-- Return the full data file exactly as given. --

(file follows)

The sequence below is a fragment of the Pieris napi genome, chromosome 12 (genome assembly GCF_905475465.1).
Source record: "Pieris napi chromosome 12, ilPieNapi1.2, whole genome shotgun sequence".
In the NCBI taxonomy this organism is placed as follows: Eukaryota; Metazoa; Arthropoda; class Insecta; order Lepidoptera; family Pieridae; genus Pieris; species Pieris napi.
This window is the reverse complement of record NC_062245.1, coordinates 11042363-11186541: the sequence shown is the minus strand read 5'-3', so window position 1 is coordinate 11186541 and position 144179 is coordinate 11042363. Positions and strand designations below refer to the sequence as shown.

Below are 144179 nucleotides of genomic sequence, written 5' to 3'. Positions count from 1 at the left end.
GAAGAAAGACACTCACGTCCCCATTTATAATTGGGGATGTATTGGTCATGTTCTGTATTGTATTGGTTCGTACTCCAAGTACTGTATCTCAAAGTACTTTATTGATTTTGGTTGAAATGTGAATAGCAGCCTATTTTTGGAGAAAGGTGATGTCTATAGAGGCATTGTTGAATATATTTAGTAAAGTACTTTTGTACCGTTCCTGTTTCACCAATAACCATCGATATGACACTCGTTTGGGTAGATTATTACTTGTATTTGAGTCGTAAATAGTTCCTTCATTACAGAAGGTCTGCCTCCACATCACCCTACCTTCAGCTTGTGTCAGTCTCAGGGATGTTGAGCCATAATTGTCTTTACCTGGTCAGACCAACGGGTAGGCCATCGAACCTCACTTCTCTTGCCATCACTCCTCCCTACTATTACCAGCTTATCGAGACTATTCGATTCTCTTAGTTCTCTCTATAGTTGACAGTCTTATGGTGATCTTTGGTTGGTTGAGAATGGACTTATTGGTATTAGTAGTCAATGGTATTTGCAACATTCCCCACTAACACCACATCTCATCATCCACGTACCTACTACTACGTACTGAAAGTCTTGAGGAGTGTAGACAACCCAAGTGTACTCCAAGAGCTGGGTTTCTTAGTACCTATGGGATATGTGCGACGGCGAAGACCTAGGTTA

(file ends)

The sequence below is a fragment of the Pieris napi genome, chromosome 12 (genome assembly GCF_905475465.1).
Source record: "Pieris napi chromosome 12, ilPieNapi1.2, whole genome shotgun sequence".
In the NCBI taxonomy this organism is placed as follows: Eukaryota; Metazoa; Arthropoda; class Insecta; order Lepidoptera; family Pieridae; genus Pieris; species Pieris napi.
This window is the reverse complement of record NC_062245.1, coordinates 11042363-11186541: the sequence shown is the minus strand read 5'-3', so window position 1 is coordinate 11186541 and position 144179 is coordinate 11042363. Positions and strand designations below refer to the sequence as shown.

Below are 144179 nucleotides of genomic sequence, written 5' to 3'. Positions count from 1 at the left end.
GAAGAAAGACACTCACGTCCCCATTTATAATTGGGGATGTATTGGTCATGTTCTGTATTGTATTGGTTCGTACTCCAAGTACTGTATCTCAAAGTACTTTATTGATTTTGGTTGAAATGTGAATAGCAGCCTATTTTTGGAGAAAGGTGATGTCTATAGAGGCATTGTTGAATATATTTAGTAAAGTACTTTTGTACCGTTCCTGTTTCACCAATAACCATCGATATGACACTCGTTTGGGTAGATTATTACTTGTATTTGAGTCGTAAATAGTTCCTTCATTACAGAAGGTCTGCCTCCACATCACCCTACCTTCAGCTTGTGTCAGTCTCAGGGATGTTGAGCCATAATTGTCTTTACCTGGTCAGACCAACGGGTAGGCCATCGAACCTCACTTCTCTTGCCATCACTCCTCCCTACTATTACCAGCTTATCGAGACTATTCGATTCTCTTAGTTCTCTCTATAGTTGACAGTCTTATGGTGATCTTTGGTTGGTTGAGAATGGACTTATTGGTATTAGTAGTCAATGGTATTTGCAACATTCCCCACTAACACCACATCTCATCATCCACGTACCTACTACTACGTACTGAAAGTCTTGAGGAGTGTAGACAACCCAAGTGTACTCCAAGAGCTGGGTTTCTTAGTACCTATGGGATATGTGCGACGGCGAAGACCTAGGTTA